adequately treat an on-going adverse oral hygiene condition.
It may just be me, but I can’t work out what this charge is supposed to mean and there is no explanation in the determination. In 17 years of practise I have not been aware I was obliged to ‘treat’ an adverse oral hygiene condition; I was taught that my duty was to offer appropriate preventative advice and oral hygiene instruction. It is, I believe, the patient’s duty to ‘treat their oral hygiene condition’ and I can think of at least one periodontist who would take issue with this allegation. I am not sure how anyone can ‘treat an adverse oral hygiene condition’ save for pitching up at the patients house a couple of times a day and doing the cleaning for them, or bringing them to the surgery daily to see the hygienist. Nevertheless, as is often the case with these hearings, we are made to feel that we have been doing it wrong all along, and nobody bothered to tell us until a hearing.
On that note, charges relating to alleged radiographic record-keeping failings have also been appearing more and more of late including not adequately or properly recording in the clinical record:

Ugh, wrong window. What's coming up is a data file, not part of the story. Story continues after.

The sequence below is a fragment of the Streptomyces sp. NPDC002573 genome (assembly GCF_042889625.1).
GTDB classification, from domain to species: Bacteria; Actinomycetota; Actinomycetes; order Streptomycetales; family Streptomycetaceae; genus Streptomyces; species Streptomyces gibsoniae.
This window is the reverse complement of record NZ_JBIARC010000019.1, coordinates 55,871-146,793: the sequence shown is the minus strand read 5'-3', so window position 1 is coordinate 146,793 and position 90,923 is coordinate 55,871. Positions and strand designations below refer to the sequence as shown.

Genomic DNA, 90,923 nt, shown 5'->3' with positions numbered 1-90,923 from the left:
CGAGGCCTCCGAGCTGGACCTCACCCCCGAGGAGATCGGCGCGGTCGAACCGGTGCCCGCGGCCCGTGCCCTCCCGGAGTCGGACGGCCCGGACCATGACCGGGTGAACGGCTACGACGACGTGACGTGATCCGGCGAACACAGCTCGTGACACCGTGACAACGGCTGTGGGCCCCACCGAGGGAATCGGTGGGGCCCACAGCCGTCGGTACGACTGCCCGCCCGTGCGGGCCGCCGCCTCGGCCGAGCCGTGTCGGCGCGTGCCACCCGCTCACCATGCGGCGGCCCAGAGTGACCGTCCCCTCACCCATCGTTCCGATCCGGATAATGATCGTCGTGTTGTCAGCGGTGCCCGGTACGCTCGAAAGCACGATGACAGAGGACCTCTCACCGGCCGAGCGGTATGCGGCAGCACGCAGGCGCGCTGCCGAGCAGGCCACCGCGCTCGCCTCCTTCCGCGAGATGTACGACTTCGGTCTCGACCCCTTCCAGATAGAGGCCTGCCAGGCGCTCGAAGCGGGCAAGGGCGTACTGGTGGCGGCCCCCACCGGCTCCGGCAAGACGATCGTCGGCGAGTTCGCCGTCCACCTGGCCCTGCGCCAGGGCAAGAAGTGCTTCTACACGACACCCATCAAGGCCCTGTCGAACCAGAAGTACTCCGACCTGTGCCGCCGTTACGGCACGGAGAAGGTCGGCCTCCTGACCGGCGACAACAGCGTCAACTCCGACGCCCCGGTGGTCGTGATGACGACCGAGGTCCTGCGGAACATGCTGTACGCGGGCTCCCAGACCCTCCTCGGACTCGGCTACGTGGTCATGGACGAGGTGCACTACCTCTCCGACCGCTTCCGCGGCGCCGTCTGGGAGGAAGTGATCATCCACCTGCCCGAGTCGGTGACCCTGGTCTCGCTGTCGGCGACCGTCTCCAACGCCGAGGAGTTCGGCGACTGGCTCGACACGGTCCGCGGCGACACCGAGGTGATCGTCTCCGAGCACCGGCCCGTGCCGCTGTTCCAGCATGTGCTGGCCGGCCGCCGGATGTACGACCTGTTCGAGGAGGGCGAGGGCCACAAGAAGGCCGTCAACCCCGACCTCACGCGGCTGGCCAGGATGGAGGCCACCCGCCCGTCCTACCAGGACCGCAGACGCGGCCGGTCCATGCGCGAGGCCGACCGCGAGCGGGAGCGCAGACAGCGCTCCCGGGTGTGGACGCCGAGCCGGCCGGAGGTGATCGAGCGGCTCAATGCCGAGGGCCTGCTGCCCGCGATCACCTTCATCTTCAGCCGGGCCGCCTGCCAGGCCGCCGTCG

I looked at IRMER(2000), and the NRPB Guidelines which are the legally authoritative documents on radiation last month having been asked to consider the validity of this type of charge. In my opinion, the charges indicate a misunderstanding of what justification is; because it is not the same as the clinical indication for taking a radiograph. In the words of an RPA (with a PhD in clinical physics) I consulted over the matter of justification:
‘ "Justification" as required by IRMER is the process of weighing the probable benefit of a radiation exposure against the probable detriment. It is quite separate from "indication" - the clinical history, provisional diagnosis and intended treatment - and "authorisation" - the decision by the Practitioner that the proposed exposure is of sufficient merit. Both indication and authorisation must be recorded, because these are data, but not justification, which is an intellectual process.’
And his reply with regard to the question of where does IRMER(2000) state that we have to record QA score in the clinical record?: